XIV. Post Partum<br />1. Definition<br />2. Specific Body Changes on the Mother<br />3. Psychological Changes on the Mother<br />4. Phases of Puerperium<br /><ul><li> “Taking In”
“Letting Go”</li></ul>5. Monitoring of Vital signs, uterine involution, amount & pattern of lochia, emotional responses, responses to drug therapy, episiotomy healing<br />6. Possible complications during post partum : bleeding & infection<br />7. Appropriate Nursing Diagnoses<br />8. Nursing care of mothers during post partum<br />a. Safety measures: limitations in movement, protection from falls, provision of adequate clothing, wound care e.g. episiotomy<br />b. Comfort measures: exercises, initiation of lactation, relief of discomforts like breast engorgement and nipple sores, hygienic measures, maintaining adequate nutrition<br />c. Measures to prevent complication: ensuring adequate uterine contraction to prevent bleeding, adequate monitoring, early ambulation, prompt referral for complications<br />d. Support for the psychosocial adjustment of the mother<br />e. Health teaching needs of mother, newborn, family<br />f. Accurate documentation and reporting as needed<br />9. Health beliefs & practices of different cultures in pregnancy, labor delivery, puerperium<br />10. Current trends in maternal and child care<br />11. Family planning<br />XV. The Newborn<br /><ul><li>The Infant and Family
Adulthood</li></li></ul><li>The Concept and Definition of FAMILY<br />The family is a very important social institution <br />It is generally accepted that the family is the first and oldest social institution in society. The family is consist of parents and children who interact with one another. Through this socialization process, parents are able to hand down socially accepted cultural practice that serves as initial training for the young to become future responsible citizen in the future. <br />Refers to a group of people united by ties of marriage, blood or adoption. As a group, the members of the family live together under one roof and that they constitute a single housekeeping unit. <br />It is a universal institution that has the following common characteristics:<br /><ul><li>Associate with one another in their respective roles as husbands and wife, mother and father, son and daughter or brother ans sisters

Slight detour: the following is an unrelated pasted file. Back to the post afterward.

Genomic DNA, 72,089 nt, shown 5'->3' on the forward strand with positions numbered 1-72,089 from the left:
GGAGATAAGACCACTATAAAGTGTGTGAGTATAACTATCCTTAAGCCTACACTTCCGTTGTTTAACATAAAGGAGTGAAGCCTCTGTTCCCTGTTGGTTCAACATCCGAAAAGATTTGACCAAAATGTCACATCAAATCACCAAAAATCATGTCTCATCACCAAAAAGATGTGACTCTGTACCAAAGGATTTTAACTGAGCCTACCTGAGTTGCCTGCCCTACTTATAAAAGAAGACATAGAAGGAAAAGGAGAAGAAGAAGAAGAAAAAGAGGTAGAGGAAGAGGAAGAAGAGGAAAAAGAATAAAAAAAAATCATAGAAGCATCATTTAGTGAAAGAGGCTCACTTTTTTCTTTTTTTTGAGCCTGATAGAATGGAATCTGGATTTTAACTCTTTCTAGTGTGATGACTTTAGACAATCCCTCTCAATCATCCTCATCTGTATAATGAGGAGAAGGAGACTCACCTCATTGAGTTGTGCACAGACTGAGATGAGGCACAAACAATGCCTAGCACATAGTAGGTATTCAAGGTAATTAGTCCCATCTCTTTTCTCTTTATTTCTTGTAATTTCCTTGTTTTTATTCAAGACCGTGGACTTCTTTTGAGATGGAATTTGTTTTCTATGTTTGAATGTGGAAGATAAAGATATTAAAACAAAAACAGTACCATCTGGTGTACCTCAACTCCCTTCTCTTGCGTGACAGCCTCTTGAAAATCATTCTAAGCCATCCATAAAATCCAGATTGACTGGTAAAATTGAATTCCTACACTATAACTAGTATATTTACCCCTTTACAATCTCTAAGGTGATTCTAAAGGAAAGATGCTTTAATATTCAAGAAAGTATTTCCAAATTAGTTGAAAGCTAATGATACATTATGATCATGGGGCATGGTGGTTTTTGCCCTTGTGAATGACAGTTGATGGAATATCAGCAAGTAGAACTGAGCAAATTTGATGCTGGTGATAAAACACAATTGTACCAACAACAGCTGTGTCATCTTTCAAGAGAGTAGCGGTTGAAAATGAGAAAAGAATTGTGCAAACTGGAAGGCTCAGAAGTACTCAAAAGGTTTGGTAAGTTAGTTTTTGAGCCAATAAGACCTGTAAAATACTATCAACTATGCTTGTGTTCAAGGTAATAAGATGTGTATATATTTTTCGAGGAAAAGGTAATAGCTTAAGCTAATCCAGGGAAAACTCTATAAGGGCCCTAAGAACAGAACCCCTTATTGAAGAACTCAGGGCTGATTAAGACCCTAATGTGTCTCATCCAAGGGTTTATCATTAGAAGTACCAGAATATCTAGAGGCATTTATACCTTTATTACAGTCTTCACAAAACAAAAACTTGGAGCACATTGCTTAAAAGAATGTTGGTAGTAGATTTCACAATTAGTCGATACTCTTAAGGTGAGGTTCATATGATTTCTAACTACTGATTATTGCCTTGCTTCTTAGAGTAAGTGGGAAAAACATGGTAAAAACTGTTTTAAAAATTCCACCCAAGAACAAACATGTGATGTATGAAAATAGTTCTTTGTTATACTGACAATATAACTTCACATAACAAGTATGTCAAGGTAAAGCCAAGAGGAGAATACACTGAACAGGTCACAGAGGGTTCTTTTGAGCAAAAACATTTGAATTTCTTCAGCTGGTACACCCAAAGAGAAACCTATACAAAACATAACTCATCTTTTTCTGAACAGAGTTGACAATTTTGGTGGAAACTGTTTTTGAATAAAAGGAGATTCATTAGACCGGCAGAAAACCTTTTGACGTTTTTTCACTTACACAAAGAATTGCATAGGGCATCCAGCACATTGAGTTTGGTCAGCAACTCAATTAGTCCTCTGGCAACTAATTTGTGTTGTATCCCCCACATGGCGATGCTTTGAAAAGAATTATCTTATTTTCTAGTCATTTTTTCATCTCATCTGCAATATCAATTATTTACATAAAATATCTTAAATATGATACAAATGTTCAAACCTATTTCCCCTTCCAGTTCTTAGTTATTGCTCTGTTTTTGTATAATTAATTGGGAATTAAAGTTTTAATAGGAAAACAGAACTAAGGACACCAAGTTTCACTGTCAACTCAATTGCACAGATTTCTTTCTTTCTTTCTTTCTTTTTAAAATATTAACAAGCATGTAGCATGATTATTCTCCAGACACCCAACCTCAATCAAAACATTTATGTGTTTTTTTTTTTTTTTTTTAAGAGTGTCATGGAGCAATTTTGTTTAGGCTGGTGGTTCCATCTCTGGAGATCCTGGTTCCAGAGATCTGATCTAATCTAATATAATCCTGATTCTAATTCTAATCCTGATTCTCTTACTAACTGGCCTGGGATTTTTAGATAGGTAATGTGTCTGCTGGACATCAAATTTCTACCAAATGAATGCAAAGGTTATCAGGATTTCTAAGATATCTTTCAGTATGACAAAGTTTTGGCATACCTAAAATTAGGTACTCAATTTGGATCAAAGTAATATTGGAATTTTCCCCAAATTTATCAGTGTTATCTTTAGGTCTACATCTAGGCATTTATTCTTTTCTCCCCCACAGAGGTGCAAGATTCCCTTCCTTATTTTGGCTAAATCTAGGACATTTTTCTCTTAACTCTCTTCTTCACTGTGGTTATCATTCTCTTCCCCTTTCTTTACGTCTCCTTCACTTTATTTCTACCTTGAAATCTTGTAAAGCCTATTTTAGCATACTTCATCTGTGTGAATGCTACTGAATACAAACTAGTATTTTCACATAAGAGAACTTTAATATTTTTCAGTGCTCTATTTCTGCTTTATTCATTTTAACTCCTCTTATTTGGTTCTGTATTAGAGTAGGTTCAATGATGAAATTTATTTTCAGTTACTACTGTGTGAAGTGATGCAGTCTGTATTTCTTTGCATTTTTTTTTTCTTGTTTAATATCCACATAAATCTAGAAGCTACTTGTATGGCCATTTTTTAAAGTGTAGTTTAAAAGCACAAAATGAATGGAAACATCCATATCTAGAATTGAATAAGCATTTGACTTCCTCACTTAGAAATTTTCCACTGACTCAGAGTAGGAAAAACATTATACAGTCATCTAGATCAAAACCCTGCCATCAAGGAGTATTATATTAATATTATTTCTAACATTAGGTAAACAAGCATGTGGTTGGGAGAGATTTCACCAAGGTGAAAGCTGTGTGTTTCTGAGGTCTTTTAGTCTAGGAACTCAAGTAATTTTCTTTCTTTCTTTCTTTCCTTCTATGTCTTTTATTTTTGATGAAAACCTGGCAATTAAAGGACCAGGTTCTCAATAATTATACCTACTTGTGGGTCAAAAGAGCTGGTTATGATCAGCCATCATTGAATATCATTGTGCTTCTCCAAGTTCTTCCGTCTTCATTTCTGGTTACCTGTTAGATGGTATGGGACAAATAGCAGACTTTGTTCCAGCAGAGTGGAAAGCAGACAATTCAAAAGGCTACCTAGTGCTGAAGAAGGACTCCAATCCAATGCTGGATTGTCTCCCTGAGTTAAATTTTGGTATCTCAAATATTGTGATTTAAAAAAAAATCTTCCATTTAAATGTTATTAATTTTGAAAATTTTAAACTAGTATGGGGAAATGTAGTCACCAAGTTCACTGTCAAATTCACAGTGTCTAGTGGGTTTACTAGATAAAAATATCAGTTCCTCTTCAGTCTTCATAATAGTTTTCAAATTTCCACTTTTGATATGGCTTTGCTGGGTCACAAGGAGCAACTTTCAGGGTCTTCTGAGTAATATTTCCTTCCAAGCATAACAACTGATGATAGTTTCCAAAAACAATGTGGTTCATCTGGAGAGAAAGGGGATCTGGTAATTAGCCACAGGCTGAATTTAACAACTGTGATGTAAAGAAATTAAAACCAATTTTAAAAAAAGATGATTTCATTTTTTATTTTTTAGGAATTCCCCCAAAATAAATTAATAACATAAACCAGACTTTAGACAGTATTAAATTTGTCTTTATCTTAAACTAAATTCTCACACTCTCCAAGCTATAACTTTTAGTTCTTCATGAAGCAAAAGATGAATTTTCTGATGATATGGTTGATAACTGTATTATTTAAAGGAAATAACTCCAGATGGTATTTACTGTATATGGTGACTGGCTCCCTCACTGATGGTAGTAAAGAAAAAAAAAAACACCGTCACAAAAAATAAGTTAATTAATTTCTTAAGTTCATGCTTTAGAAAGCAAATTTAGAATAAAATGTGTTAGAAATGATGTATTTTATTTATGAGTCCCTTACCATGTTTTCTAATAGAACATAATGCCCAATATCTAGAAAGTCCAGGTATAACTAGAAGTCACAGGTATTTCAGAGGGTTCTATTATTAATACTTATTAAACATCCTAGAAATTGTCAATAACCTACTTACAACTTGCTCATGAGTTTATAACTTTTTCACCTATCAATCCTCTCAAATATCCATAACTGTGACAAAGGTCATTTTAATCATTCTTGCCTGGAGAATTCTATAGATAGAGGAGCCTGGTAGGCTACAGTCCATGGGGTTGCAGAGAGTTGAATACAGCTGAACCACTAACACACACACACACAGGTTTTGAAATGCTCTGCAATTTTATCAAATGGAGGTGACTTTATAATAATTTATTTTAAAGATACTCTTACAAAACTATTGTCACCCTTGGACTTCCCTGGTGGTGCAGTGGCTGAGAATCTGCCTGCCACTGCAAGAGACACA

As the members of the family enjoy life together playing their different roles, they tend to create a common culture.</li></li></ul><li>There have been significant changes in the way people regard the family as a social institution. Friedman (1992) defines it as “ Two or more persons who are joined together by bonds of sharing and emotional closeness and who identify themselves as being part of the family” <br />Key Points! A clients family includes any person that he/she identifies as a family member.<br />FIVE UNIVERSAL CHARACTERISTICS OF FAMILY<br /><ul><li>A family is a social system
A family has its own cultural values and rules
A family moves through stages in its life cycle </li></ul>Key Points! The basic function and task of a family focus on providing physical health, providing for mental health, socializing its members, reproducing, and providing for economic well being. <br />
Functions of the FAMILY<br /><ul><li>Provision of Physical needs: food, shelter, clothing, safety and healthcare
Allocation of Resources: careful planning and use of family money, material good, space and abilities
Division of Labor: assigning the workload, including responsibility for household income and household management
Socialization: guiding towards acceptable standards of elimination, food intake, sexual drive, respect for others and their possession and sense of spirituality
Reproduction, recruitment and release: bearing or adopting children, adding new members by marriage, and allowing members to leave
Maintenance of Order: interaction and communication oppurtinities, discipline, affection, sexual expression
Assistance with fitting into the larger society: community, schools, spiritual center and organization
Maintenance of motivation and morale: recognition, affection, encouragement, family loyalty, help in meeting crisis, philosophy of life, spirituality</li></li></ul><li>FAMILY STRUCTURES<br />Different structures emanates due to changing family <br />patterns and cultural; variations practiced by family <br />members in a given society. <br />Classifications of Family Based on Internal Organization:<br /><ul><li>CONJUGAL FAMILY